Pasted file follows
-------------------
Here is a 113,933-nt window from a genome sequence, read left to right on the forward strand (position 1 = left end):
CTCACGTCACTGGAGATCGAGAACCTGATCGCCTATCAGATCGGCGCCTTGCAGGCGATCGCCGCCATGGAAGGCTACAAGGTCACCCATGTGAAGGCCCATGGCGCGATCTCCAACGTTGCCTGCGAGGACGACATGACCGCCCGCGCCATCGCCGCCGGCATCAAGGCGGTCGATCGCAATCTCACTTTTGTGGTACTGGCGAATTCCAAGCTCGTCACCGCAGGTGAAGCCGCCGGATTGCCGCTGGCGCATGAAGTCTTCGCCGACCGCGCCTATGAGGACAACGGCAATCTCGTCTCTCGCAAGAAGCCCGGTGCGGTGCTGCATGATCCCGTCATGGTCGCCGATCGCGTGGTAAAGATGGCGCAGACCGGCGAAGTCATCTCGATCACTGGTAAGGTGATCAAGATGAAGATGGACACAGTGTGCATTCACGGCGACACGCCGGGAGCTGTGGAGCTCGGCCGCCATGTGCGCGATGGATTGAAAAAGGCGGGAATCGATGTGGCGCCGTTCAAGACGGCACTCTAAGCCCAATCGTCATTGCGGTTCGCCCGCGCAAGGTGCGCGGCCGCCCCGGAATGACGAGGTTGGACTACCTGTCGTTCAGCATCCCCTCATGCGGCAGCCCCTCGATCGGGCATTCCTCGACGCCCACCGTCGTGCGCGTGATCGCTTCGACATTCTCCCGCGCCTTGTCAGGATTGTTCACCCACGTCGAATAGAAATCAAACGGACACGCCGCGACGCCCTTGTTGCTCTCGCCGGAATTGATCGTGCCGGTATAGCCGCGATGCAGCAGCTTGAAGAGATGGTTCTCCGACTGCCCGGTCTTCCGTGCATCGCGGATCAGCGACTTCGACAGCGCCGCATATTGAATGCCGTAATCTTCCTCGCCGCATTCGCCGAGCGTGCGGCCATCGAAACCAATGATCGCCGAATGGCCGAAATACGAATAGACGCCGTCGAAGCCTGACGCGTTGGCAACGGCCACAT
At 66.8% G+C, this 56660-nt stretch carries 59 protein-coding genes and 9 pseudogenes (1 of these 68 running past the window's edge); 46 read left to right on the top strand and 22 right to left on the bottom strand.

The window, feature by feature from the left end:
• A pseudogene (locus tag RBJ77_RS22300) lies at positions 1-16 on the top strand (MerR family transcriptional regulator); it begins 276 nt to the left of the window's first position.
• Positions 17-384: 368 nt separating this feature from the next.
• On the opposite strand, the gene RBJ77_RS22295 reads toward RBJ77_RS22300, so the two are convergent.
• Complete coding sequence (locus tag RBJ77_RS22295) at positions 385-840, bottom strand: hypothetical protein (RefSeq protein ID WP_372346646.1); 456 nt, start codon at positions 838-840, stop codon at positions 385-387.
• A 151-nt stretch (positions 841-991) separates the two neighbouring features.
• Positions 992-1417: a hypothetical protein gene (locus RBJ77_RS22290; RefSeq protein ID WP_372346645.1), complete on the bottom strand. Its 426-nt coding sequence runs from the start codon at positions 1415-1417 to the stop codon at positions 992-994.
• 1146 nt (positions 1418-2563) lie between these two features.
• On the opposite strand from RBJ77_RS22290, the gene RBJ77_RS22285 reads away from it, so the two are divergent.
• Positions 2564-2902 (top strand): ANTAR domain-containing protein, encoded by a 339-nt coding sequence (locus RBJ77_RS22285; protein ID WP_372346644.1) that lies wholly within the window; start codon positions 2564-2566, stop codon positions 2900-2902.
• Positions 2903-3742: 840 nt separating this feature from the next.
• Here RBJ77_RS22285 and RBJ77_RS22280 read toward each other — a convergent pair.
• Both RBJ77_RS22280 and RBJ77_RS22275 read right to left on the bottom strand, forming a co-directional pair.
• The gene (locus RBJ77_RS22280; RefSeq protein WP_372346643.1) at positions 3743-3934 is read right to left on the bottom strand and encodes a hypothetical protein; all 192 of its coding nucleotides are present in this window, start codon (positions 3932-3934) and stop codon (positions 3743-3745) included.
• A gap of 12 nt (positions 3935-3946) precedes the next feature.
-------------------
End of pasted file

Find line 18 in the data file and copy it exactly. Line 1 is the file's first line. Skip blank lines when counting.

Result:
• A gap of 12 nt (positions 3935-3946) precedes the next feature.